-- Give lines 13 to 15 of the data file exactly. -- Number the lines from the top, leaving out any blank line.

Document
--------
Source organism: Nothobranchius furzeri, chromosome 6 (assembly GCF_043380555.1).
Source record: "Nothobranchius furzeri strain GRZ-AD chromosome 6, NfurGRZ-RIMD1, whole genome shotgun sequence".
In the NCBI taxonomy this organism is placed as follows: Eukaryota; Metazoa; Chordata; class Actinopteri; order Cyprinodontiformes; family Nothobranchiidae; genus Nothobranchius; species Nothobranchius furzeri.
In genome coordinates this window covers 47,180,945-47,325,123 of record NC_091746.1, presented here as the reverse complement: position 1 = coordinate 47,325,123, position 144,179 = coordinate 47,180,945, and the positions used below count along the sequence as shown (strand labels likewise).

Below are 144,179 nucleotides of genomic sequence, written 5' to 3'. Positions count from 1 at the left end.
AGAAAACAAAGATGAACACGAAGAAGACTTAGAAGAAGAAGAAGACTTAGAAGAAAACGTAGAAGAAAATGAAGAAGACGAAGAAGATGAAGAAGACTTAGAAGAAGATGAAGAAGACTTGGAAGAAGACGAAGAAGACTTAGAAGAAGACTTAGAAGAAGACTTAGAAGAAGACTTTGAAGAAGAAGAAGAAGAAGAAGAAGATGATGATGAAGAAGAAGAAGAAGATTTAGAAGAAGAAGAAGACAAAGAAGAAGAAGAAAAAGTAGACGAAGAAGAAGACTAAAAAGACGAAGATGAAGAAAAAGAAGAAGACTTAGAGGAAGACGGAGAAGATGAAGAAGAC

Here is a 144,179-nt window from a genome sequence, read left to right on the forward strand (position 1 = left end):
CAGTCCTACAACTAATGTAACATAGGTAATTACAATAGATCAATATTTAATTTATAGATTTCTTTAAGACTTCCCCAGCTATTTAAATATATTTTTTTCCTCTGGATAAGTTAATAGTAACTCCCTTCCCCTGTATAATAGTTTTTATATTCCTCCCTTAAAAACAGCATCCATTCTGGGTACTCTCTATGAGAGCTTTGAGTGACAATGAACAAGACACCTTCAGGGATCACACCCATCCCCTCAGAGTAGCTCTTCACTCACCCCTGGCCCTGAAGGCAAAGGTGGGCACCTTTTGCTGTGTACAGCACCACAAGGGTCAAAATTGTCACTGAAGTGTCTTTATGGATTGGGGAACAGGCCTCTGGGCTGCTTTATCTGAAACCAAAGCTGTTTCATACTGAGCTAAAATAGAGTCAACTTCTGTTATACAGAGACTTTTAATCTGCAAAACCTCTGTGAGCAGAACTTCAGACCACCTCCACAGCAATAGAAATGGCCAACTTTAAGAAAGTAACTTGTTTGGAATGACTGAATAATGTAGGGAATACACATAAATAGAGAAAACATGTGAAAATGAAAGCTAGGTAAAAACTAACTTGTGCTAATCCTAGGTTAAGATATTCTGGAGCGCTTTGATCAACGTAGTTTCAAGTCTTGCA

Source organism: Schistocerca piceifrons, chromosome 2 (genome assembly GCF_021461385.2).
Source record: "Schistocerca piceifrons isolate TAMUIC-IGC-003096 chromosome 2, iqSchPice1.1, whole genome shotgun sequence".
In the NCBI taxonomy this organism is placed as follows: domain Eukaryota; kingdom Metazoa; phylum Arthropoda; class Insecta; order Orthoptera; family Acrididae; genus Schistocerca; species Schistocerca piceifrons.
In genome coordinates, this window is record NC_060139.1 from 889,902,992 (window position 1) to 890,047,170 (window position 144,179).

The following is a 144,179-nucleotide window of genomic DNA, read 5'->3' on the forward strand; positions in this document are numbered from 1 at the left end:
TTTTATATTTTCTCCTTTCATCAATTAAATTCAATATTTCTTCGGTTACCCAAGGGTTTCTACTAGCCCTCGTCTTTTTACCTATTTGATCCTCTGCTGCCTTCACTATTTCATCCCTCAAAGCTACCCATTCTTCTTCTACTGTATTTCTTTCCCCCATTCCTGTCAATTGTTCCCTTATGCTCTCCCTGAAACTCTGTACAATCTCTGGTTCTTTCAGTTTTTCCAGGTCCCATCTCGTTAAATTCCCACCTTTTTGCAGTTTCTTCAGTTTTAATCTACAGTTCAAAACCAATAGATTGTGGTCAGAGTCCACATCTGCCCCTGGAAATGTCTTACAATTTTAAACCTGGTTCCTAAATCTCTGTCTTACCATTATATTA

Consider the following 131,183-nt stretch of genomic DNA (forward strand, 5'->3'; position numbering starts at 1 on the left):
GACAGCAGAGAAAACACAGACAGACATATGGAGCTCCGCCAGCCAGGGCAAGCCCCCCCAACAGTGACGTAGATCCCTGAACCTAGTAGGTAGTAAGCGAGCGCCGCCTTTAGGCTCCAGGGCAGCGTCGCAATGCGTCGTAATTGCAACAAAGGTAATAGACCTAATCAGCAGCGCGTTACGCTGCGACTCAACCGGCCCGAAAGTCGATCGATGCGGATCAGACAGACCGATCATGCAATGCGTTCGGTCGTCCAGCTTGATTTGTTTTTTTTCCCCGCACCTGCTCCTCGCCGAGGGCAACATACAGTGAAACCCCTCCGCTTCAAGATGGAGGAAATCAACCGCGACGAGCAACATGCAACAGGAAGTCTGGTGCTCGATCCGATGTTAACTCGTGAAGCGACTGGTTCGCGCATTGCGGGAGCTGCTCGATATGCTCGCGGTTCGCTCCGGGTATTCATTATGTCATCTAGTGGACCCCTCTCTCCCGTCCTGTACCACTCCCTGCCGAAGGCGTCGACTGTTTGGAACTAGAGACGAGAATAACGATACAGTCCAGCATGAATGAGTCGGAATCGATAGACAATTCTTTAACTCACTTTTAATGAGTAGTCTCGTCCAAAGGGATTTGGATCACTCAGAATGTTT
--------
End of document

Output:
The following is a 144,179-nucleotide window of genomic DNA, read 5'->3' on the forward strand; positions in this document are numbered from 1 at the left end:
TTTTATATTTTCTCCTTTCATCAATTAAATTCAATATTTCTTCGGTTACCCAAGGGTTTCTACTAGCCCTCGTCTTTTTACCTATTTGATCCTCTGCTGCCTTCACTATTTCATCCCTCAAAGCTACCCATTCTTCTTCTACTGTATTTCTTTCCCCCATTCCTGTCAATTGTTCCCTTATGCTCTCCCTGAAACTCTGTACAATCTCTGGTTCTTTCAGTTTTTCCAGGTCCCATCTCGTTAAATTCCCACCTTTTTGCAGTTTCTTCAGTTTTAATCTACAGTTCAAAACCAATAGATTGTGGTCAGAGTCCACATCTGCCCCTGGAAATGTCTTACAATTTTAAACCTGGTTCCTAAATCTCTGTCTTACCATTATATTA

Consider the following 131,183-nt stretch of genomic DNA (forward strand, 5'->3'; position numbering starts at 1 on the left):